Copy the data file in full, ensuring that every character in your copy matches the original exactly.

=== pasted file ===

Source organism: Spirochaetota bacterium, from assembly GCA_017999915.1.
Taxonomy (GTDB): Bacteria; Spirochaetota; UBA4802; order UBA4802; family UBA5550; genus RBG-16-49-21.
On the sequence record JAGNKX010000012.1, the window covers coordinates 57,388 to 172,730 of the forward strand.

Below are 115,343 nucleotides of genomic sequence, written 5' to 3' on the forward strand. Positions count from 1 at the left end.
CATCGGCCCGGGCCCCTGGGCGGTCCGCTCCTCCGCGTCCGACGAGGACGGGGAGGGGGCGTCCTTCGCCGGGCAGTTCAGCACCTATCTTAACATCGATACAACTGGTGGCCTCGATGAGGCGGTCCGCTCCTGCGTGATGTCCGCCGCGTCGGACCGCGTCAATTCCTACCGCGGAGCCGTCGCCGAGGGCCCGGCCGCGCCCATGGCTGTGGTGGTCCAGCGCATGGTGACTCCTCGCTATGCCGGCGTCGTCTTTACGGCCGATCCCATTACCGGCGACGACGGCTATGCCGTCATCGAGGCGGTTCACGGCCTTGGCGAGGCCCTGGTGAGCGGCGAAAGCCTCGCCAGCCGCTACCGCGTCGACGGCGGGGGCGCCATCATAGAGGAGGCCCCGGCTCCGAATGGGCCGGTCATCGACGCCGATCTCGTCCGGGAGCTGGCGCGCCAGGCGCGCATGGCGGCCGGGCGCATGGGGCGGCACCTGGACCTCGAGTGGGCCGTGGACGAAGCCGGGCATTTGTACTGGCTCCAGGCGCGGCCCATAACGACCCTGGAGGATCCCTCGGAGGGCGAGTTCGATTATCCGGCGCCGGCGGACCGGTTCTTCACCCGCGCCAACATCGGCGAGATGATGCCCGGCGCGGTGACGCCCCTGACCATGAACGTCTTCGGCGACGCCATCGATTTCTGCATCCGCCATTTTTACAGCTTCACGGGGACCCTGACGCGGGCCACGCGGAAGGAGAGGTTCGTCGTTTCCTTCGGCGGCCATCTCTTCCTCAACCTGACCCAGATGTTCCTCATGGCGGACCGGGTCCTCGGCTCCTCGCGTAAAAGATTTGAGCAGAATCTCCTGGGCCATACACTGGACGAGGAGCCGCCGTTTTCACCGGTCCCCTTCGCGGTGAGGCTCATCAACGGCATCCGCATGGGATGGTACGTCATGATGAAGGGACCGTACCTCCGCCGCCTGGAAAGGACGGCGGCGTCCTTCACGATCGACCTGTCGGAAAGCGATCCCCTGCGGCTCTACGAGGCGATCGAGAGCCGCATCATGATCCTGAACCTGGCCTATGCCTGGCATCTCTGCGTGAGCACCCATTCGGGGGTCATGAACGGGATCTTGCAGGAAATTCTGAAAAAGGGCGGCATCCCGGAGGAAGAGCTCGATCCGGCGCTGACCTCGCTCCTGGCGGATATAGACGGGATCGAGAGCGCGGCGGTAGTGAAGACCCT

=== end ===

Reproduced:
Source organism: Spirochaetota bacterium, from assembly GCA_017999915.1.
Taxonomy (GTDB): Bacteria; Spirochaetota; UBA4802; order UBA4802; family UBA5550; genus RBG-16-49-21.
On the sequence record JAGNKX010000012.1, the window covers coordinates 57,388 to 172,730 of the forward strand.

Below are 115,343 nucleotides of genomic sequence, written 5' to 3' on the forward strand. Positions count from 1 at the left end.
CATCGGCCCGGGCCCCTGGGCGGTCCGCTCCTCCGCGTCCGACGAGGACGGGGAGGGGGCGTCCTTCGCCGGGCAGTTCAGCACCTATCTTAACATCGATACAACTGGTGGCCTCGATGAGGCGGTCCGCTCCTGCGTGATGTCCGCCGCGTCGGACCGCGTCAATTCCTACCGCGGAGCCGTCGCCGAGGGCCCGGCCGCGCCCATGGCTGTGGTGGTCCAGCGCATGGTGACTCCTCGCTATGCCGGCGTCGTCTTTACGGCCGATCCCATTACCGGCGACGACGGCTATGCCGTCATCGAGGCGGTTCACGGCCTTGGCGAGGCCCTGGTGAGCGGCGAAAGCCTCGCCAGCCGCTACCGCGTCGACGGCGGGGGCGCCATCATAGAGGAGGCCCCGGCTCCGAATGGGCCGGTCATCGACGCCGATCTCGTCCGGGAGCTGGCGCGCCAGGCGCGCATGGCGGCCGGGCGCATGGGGCGGCACCTGGACCTCGAGTGGGCCGTGGACGAAGCCGGGCATTTGTACTGGCTCCAGGCGCGGCCCATAACGACCCTGGAGGATCCCTCGGAGGGCGAGTTCGATTATCCGGCGCCGGCGGACCGGTTCTTCACCCGCGCCAACATCGGCGAGATGATGCCCGGCGCGGTGACGCCCCTGACCATGAACGTCTTCGGCGACGCCATCGATTTCTGCATCCGCCATTTTTACAGCTTCACGGGGACCCTGACGCGGGCCACGCGGAAGGAGAGGTTCGTCGTTTCCTTCGGCGGCCATCTCTTCCTCAACCTGACCCAGATGTTCCTCATGGCGGACCGGGTCCTCGGCTCCTCGCGTAAAAGATTTGAGCAGAATCTCCTGGGCCATACACTGGACGAGGAGCCGCCGTTTTCACCGGTCCCCTTCGCGGTGAGGCTCATCAACGGCATCCGCATGGGATGGTACGTCATGATGAAGGGACCGTACCTCCGCCGCCTGGAAAGGACGGCGGCGTCCTTCACGATCGACCTGTCGGAAAGCGATCCCCTGCGGCTCTACGAGGCGATCGAGAGCCGCATCATGATCCTGAACCTGGCCTATGCCTGGCATCTCTGCGTGAGCACCCATTCGGGGGTCATGAACGGGATCTTGCAGGAAATTCTGAAAAAGGGCGGCATCCCGGAGGAAGAGCTCGATCCGGCGCTGACCTCGCTCCTGGCGGATATAGACGGGATCGAGAGCGCGGCGGTAGTGAAGACCCT